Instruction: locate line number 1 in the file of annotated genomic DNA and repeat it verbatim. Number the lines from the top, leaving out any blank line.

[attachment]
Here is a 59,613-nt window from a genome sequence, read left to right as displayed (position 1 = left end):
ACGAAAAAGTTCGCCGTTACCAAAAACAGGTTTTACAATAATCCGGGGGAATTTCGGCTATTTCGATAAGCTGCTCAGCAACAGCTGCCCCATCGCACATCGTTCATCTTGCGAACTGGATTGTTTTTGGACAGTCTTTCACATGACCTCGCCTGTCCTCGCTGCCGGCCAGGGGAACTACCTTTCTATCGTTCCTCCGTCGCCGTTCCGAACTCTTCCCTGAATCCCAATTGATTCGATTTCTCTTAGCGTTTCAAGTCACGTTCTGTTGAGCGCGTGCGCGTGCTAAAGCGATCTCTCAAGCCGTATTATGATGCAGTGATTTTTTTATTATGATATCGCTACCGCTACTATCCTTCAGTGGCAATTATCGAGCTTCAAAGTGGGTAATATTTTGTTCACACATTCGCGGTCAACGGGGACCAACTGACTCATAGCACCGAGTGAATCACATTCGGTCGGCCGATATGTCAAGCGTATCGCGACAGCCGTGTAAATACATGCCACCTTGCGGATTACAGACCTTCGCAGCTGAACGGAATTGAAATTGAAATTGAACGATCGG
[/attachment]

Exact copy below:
Here is a 59,613-nt window from a genome sequence, read left to right as displayed (position 1 = left end):